By Aaron Reiss
By Angelica Leicht
By Dianna Wray
By Aaron Reiss
By Camilo Smith
By Craig Malisow
By Jeff Balke
By Angelica Leicht
The TAAS test should be a comprehensive barometer of a student's scholastic aptitude ["The Fix Is In," by Shaila Dewan, February 25]. By someone's changing the answers given, students have no idea how much they are learning. While improved scores may translate to more funding for a particular school, they shortchange a child's education. It would be a shame to see children passing tests without being able to read the questions. Aren't these kids worthy of the truth? You bet they are.
The beast of a law that has Texas education cornered is the section in Texas SB 1 which mandates, "...a statewide assessment program [TAAS] that is primarily performance-based." This one statement is forcing Texas, as we speak, to transform its TAAS tests from objectively scored instruments into subjectively scored assessments (What do you think...? How do you feel...?).
The legislature could set our schools on the right path just by changing the wording to read "primarily knowledge-based." Then tests would be based upon knowledge skills with right or wrong answers -- an essential requirement for such a high-stakes, state-mandated test.
When multimillion-dollar real estate deals are decided upon a school district's TAAS scores, the idea of subjectively scored test questions will only lead to further erosion of the public's confidence in the TAAS data.
Insider: This article ["The Devil, You Say?" by Tim Fleck, February 25] is such a refreshing change from Mark Smith's stolid, redundant, narrowly focused reports in the Houston Chronicle!
Eating It Up
Until today, I have never cut out an article written by any of your staff and belabored my friends with bits of it as they were trying to eat their lunches. Brian Wallstin's article "Fatal Illness Claims Renaissance" [February 25] was cleverly written and told the tale well.
Buy and Bye
When I heard what Houston Renaissance was doing a few years ago, I started buying property. I work for a living and make only a decent wage, but I was able to borrow a little bit here and there. When all was said and done, I owned one nice house, two small buildings and a six-unit apartment, all in the Fourth Ward area. Am I to believe that Houston Renaissance, which had all that money, doesn't own half of the ward by now? What a sad, sad situation. Shame on Lanier, Julio and all the rest involved.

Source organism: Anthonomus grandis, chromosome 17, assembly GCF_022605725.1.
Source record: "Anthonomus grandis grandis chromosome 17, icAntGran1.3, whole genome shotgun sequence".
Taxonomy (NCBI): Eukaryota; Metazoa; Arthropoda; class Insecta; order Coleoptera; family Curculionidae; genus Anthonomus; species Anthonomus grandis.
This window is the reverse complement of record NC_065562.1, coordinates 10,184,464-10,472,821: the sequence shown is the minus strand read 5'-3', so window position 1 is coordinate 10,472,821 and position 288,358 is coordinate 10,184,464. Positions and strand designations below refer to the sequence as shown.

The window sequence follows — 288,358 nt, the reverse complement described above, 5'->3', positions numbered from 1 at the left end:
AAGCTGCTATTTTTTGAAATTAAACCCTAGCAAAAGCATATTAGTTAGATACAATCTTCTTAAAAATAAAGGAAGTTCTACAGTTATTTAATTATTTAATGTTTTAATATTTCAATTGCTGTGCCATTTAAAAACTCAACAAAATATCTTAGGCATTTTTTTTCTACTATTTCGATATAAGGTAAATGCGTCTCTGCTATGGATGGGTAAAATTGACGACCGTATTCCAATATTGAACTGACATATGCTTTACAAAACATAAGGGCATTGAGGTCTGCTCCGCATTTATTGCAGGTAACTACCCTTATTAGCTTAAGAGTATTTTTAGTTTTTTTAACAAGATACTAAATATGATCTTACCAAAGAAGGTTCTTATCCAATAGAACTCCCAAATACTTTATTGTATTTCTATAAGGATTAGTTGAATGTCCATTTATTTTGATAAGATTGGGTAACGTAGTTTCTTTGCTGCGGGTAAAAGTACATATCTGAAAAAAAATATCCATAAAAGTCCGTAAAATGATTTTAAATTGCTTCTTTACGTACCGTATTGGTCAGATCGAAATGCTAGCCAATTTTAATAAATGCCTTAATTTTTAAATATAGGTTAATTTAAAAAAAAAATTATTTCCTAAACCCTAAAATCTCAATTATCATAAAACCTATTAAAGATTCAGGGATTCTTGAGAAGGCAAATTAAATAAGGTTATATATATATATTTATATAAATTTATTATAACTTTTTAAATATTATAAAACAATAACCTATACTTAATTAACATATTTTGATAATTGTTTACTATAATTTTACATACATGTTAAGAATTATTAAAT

Abuse of Power
Your article [Insider, by Tim Fleck, February 18] on City Councilman Michael Yarbrough is one of the reasons I appreciate the Houston Press. You presented facts and issues with frankness, substance and clarity. I can relate to Ms. Smith and how the councilman took advantage of her.
I experienced something along these lines. Yup. The creep is still there, too. I guess these kinds of men like us inexperienced girls. And, if allowed, they use anyone (and their money) to slide into positions of power.
Thank you for presenting the story. I believe it. Keep up the good work.
Name withheld by request
I share Wendy Grossman's concern for oppressed minorities ["Eh Oh," February 18] but wish to draw attention to the one oppressed group which both the Gay Coalition and the Press have pretended to ignore: Men who use crayons as sexual objects.
Typically these men are made the object of ridicule, derision and job discrimination, for example: an Air Force major who required surgical removal of the crayon. He was referred to me for a psychiatric evaluation to determine whether it was safe for him to work with atomic munitions. I explained to the Air Force that there is a difference between crayons and nuclear devices and recommended that he be returned to duty. Another psychiatrist opined that because he lost control of the crayon, he might lose control of a Type M nuclear device and destroy, say, downtown Vladivostok, thus ending his career.
Society should afford these men equal protection under law. They harm no one by what they do with consenting crayons in the privacy of their own homes. Moreover, little boys who wish to play with crayons should be taught in school to "find themselves" (but to not discriminate among crayons of different colors).
Readers who wish to learn more about these subjects should watch for subliminal messages of PBS's Couch.
John D. Griffith, M.D.
I find it hard to keep my composure after reading Stuart Eskenazi's "rendition" of what Texas Monthly is all about ["Why Are These Men Dull?" February 4]. I happen to love the magazine and feel it's better than ever. It almost seems that the author of this Houston Press article is jealous of Mike Levy's success. Perhaps Texas Monthly would be interested in hiring Mr. Eskenazi as an assistant editor.
Rid of Rodman
Thanks so much for your article on Texas Monthly. My husband and I were wondering if we were the only ones who thought that they were doing everything in their power to lose subscribers! They lost us with the cover of Dennis Rodman (Most intriguing or influential? Puh-leeeze!). Our subscription was up for renewal that month. Believe me, the renewal notice was trashed.